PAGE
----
A relationship is a funny thing. It’s as if it were a separate person, comprising you and…them. It has its language, habits, friends, memories.
That “person” needs to be given the best possible death with the least amount of collateral damage.
How your partner behaves is up to them, but if you keep your side of the street clean, you will become a better partner in the future—and attract someone to match. What you broadcast with your integrity will speak louder than defending yourself against gossip, and your good behavior might even turn your former partner in a bad relationship into a friend for life.
Try this, and see how quickly your life falls into a better place:
Remember all the times you read each other’s minds, finished each other’s sentences, called each other at the same time? When a relationship ends, that kind of communication has to be cut off. Don’t have conversations in your head with the other person, and recognize that you often don’t know they are the one who is speaking to you!
If you have something to say to the person, be kind, but direct. If they are clogging your airways with “telepathic talk,” redirect your attention elsewhere.
2. Define your new contract.
All relationships are contracts. You had rules during the relationship. If possible, have rules for the break-up, and stick to them. If the two of you can’t cooperate, make your own rules. You will find that if you do, it will de-escalate any potential problem.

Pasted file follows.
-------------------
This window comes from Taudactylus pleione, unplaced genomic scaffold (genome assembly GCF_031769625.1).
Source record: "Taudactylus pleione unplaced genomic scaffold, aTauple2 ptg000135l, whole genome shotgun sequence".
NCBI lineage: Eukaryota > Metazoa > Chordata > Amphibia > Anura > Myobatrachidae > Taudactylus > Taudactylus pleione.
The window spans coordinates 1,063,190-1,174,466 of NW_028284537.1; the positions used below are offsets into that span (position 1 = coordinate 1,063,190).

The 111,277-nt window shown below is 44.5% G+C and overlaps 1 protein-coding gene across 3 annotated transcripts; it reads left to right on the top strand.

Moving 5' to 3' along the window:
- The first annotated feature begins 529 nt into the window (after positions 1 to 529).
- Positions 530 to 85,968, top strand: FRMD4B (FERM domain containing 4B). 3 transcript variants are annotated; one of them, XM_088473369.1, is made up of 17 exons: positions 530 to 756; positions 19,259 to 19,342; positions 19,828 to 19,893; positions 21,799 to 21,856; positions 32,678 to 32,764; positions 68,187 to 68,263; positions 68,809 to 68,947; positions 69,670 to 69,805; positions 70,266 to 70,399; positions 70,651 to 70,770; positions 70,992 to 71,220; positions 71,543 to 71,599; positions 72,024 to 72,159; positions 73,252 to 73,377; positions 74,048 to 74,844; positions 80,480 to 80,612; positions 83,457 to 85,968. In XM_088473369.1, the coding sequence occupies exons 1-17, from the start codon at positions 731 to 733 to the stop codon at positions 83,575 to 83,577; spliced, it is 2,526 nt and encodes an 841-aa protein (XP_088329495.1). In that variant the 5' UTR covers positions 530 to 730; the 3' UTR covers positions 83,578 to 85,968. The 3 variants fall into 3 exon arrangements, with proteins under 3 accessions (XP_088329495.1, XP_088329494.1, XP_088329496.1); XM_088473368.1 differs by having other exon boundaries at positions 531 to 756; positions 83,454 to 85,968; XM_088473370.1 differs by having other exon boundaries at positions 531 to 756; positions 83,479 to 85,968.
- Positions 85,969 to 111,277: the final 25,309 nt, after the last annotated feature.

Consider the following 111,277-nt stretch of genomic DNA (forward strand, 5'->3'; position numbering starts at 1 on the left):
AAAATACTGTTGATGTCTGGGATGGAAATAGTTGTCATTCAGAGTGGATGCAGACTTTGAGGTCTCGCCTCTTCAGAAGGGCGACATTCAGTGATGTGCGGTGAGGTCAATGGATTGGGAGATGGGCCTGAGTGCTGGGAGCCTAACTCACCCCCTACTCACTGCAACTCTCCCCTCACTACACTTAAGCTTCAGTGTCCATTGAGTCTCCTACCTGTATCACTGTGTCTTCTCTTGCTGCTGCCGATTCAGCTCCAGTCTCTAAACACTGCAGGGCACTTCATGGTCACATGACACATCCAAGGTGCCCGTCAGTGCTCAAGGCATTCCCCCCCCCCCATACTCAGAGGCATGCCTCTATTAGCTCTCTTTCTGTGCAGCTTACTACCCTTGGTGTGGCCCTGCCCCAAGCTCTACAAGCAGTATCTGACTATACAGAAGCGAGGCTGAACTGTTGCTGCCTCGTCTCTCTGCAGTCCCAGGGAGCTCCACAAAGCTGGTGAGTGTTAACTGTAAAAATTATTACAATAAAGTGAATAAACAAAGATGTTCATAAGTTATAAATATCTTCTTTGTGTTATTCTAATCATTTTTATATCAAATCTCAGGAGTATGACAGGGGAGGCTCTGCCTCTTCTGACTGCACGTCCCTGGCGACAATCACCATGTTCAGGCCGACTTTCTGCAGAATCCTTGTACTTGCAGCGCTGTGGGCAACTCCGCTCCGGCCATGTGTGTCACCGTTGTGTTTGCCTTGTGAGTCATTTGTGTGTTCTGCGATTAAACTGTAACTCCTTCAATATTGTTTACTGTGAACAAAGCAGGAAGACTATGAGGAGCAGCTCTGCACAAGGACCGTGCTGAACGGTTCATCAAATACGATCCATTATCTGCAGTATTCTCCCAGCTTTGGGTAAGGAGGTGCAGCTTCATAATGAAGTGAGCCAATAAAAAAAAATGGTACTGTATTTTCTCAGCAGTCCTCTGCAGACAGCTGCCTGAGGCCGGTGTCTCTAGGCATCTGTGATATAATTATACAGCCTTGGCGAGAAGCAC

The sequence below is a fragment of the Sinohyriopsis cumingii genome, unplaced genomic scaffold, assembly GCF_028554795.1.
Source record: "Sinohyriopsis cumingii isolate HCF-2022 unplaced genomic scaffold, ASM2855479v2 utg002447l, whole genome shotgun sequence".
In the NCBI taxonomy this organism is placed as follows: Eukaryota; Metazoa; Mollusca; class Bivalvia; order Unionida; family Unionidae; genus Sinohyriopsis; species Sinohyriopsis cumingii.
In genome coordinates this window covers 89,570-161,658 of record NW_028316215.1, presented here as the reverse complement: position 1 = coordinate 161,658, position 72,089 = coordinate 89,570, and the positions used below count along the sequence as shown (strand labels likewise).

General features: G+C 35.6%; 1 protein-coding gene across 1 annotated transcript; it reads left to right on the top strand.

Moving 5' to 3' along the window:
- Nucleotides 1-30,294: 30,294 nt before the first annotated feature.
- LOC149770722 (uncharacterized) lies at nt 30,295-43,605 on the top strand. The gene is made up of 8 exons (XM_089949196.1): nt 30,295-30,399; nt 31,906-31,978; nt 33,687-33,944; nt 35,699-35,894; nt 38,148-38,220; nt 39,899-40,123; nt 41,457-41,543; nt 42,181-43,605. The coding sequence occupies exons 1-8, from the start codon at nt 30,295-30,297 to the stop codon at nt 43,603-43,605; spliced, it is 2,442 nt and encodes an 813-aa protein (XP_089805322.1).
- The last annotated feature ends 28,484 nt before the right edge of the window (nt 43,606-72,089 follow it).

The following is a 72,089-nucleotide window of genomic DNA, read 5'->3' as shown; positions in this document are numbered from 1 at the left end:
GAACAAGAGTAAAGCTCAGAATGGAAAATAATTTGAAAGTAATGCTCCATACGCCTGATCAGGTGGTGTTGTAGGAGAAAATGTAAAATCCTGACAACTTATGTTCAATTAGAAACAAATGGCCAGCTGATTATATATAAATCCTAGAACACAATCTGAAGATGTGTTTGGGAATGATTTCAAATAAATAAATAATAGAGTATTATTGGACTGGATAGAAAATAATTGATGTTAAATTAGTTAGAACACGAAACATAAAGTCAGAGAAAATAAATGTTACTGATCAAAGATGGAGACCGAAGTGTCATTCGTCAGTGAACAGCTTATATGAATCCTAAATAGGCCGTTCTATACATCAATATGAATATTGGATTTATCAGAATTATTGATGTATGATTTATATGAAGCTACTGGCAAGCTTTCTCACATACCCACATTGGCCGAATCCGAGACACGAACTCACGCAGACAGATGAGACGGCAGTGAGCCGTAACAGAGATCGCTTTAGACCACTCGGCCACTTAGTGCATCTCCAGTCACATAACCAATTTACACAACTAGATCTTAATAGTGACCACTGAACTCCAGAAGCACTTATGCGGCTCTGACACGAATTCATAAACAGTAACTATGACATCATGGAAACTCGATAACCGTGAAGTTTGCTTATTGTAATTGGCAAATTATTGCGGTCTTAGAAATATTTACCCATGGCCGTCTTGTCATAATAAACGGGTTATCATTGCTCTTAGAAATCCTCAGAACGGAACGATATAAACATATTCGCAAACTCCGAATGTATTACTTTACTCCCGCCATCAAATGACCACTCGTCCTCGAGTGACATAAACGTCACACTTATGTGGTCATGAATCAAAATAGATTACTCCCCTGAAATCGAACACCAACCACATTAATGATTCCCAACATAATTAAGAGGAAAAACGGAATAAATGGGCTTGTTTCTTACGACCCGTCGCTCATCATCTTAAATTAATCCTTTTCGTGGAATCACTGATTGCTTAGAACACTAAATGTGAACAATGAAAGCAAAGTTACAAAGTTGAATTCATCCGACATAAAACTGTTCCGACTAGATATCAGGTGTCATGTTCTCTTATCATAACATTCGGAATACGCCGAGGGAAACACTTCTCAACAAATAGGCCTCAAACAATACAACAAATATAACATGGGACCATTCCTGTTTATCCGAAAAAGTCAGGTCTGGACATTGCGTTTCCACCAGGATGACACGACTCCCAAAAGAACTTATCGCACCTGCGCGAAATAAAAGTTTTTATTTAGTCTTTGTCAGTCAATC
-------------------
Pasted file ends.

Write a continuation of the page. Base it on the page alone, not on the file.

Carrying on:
Energy loves order. Be the order.
3. You share a world. Do it with ease in mind.
Consciously redefine the relationship you’ve had with shared friends, venues, and other areas of intersection. Come to an agreement with your ex about these new definitions. If that is not possible, find a respectful way to present the new paradigm to the world. Remember, no matter what the other person does, how you present yourself is something you decide.
4. Don’t get sucked in by ambulance chasers.
Of course you may need safe spaces to vent. Your therapist? Your best friend? Your mom? You bet. However, there are always those “friends” who want to take sides or “be there for you.” Buyer beware.
5. You are not responsible for someone else’s feelings.
You are not your ex’s therapist, responsible for their fortunes and feelings. In fact, you are the least appropriate person to respond to what they’re going through in the relationship’s aftermath. There may be a time in the future where you can be a helpful friend, but putting yourself in the “arsonist-firefighter” position won’t do either of you any good.
It’s not uncommon for an injured party to process old wounds by projecting them onto new ones. Villain or victim—neither one is a look you have to wear.
Don’t get into the mud puddle. Let your attention and presence reflect the newly single, wonderful you!
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